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earning your business everyday
New & used vehicles with a full line service & parts dept. Call 765-932-2447 or 866-576-7874 or visit us on the web for more info.

open 7 days! dine-in or carry-out
Open for breakfast at 6 a.m., Mon-Sat. Steak special Fri-Sat. Daily homemade meal specials. 711 N. Main Street in Carthage. 765-565-6078

the caring professionals
Two locations: 7355 S. State Road 109, Knightstown (765-345-7400) and 3406 S. Memorial Dr. in New Castle (765-529-7100)

Call 765-345-5171 for info/quote.

body repair experts
Call 765-345-5380 for info/quote or visit us at 221 W. Main Street

parts for mowers
Call 317-462-1323 or visit us on the web for more info

a family tradition since 1898
Funeral services, monument sales. 130 S. Main Street in Wilkinson. Call 765-781-2435.

Ramblings by Rose Mary

Please refer to the Ramblings by Rose Mary main page for columns published in other issues.
Rose Mary can be contacted via e-mail at




 What's the Hurry? Time's Running Out!


"Life has a way of accelerating as we get older. The days get shorter, and the list of promises to ourselves gets longer. One morning, we awaken, and all we have to show for our lives is a litany of "I’m going to, "I plan on," and "Someday, when things are settled down a bit" - Erma Bombeck

When we asked Vicki what she’d like to do in Italy other than seeing Michelangelo’s works she replied, "I don’t really care. It’s the time with you guys that’s important." Time: that’s the crux of the matter. We don’t really understand time because it isn’t tangible: We can’t access it by using our five senses, hold it in our hands, weight it or package it; and yet we’re dominated by it.

Time is the very essence of life. I hate the word "pastime" because it implies that we want to make our time--life--pass more quickly because we haven’t anything worthwhile to do with it. Instead, we should be as parsimonious about spending our time as a miser with his money. Thus, it’s irritating when people are habitually late and make others wait and waste precious minutes of their lives.

Vicki probably can’t afford the time away from work and college to take this trip, and we probably can’t afford the money. However, we’re going. It’s now or never. Vicki dear, I must inform you that there’ll be a tad less in our modest estate!

Reader’s Digest reprinted an essay entitled "What’s Your Hurry" written by the fine novelist Elizabeth Berg. She has noticed that no one makes anything from scratch these days because our lives are so frantically busy. She asserts that we’re suffering from Time and Meaning Deficiency whose antidote might be to create something whether it be a birthday card, cooking, clothing or a go-cart.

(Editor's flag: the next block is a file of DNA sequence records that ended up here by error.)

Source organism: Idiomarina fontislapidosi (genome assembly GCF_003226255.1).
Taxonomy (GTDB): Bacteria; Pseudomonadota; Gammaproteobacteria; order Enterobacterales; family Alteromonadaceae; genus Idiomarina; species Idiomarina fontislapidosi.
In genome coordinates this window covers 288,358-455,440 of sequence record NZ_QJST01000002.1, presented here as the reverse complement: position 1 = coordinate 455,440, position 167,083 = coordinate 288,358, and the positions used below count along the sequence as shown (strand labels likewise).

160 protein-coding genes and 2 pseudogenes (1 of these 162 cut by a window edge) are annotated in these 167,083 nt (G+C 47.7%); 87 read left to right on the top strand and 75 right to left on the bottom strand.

Maybe if we made something from start to finish, we’d slow down and remind ourselves of the natural order of things. Maybe we’d remember what it is we really need: a sense of fulfillment, of happiness, of peace. We are in a hurry to get home at night so we can go to bed so we can get up for work so we can go home again. We spend weekends getting a jump on the week ahead. We are so oriented to the future, we don’t live in the present.

Amen! I’ve been a successful and busy Realtor--and no, I’m not soliciting business! This business can become a compulsion that takes over your life. A friend’s daughter said, "Mother, I suppose that when you’re on your deathbed you’ll rear up and say, "I wish I’d sold one more house." I replied, "I figure they’ll put ‘Just Listed’ on my casket!

Berg believes that our failure to take time causes something within us to atrophy so that we lose our spirituality. I agree that many of us over- fill our lives so that we don’t take time to look inside ourselves and think.. Berg resolved to change her ways, just as I have done--so many times.

I was clicking the remote control and stopped in the middle of a sermon by Joel Osteen that resonated with me. He was speaking about the interconnectedness of time and our lives and used the locust to illustrate his point. He said that when first hatched the locust can hop, but cannot fly. Then there comes a moment when a wind blows and lifts the locust up, and the locust knows that it’s time to fly. Osteen’s point was that for us humans there is also a "right" time and that our time will come.

Some decry any sort of religion these days, but there is a great deal of wisdom in what Osteen said and in the Bible. I need all the wisdom I can get! Here’s what it says in Ecclesiastes--The King James Version, to my mind some of the most poetic English ever written:

"To every thing there is a season, and a time to every purpose under the Heavens . . . a time to plant and a time to pluck up that which is planted . . . A time to get, and a time to lose; a time to keep, and a time to cast away."

I’ve had a marvelous life, but sometimes I’ve been like a frantic butterfly beating its wings to shreds against a window pane. Also, I’ve spent too much time hopping like a locust. I sense that my time has come to cast away some of my busy baggage, lose my inflexibility, heed the wind’s message and seize today to fly into a fresh, newly minted tomorrow.






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